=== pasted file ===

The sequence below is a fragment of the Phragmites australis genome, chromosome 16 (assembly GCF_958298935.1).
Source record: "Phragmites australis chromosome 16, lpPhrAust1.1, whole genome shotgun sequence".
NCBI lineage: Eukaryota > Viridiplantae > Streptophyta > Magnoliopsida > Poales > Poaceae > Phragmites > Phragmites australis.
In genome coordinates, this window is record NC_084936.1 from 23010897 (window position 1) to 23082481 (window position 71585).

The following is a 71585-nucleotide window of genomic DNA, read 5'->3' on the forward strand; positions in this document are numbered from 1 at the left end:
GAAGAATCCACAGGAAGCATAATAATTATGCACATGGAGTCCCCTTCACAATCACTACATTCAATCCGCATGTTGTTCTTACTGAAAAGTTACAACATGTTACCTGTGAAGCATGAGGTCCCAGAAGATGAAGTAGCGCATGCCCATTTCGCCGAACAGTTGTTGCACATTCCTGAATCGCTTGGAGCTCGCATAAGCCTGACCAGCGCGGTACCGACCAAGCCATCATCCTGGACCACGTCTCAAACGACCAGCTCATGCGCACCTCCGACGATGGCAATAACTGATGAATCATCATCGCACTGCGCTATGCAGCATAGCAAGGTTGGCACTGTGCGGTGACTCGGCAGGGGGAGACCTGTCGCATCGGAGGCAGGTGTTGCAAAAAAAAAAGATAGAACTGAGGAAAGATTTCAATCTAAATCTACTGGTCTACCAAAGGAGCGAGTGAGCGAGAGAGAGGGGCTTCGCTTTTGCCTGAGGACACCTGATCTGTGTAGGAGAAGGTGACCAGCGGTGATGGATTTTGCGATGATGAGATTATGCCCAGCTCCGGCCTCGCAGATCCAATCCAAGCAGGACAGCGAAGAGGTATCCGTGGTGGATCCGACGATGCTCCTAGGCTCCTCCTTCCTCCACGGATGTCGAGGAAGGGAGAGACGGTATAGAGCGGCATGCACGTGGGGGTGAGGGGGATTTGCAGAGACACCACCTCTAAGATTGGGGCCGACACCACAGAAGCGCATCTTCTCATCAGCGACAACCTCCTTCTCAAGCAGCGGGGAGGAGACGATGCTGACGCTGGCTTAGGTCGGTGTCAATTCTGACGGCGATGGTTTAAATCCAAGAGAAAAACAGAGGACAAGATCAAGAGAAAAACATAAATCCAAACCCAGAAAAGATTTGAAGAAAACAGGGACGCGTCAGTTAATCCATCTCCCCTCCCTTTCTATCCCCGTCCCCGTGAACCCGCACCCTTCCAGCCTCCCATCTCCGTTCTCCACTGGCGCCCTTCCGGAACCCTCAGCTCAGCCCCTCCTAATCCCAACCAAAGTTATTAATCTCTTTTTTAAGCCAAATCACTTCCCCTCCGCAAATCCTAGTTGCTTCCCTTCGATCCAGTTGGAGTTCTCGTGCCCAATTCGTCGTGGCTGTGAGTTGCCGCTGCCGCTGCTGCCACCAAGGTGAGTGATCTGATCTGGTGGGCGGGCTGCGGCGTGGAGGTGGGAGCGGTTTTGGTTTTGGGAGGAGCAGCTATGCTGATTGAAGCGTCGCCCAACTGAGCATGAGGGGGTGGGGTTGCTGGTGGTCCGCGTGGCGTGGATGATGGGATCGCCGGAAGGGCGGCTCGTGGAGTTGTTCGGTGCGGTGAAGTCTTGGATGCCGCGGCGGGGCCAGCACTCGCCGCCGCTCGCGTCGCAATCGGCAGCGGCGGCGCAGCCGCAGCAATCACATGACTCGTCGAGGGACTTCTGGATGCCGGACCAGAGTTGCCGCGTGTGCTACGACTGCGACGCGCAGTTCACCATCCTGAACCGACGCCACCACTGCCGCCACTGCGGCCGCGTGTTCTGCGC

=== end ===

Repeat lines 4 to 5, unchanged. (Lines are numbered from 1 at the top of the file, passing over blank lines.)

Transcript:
In genome coordinates, this window is record NC_084936.1 from 23010897 (window position 1) to 23082481 (window position 71585).

The following is a 71585-nucleotide window of genomic DNA, read 5'->3' on the forward strand; positions in this document are numbered from 1 at the left end: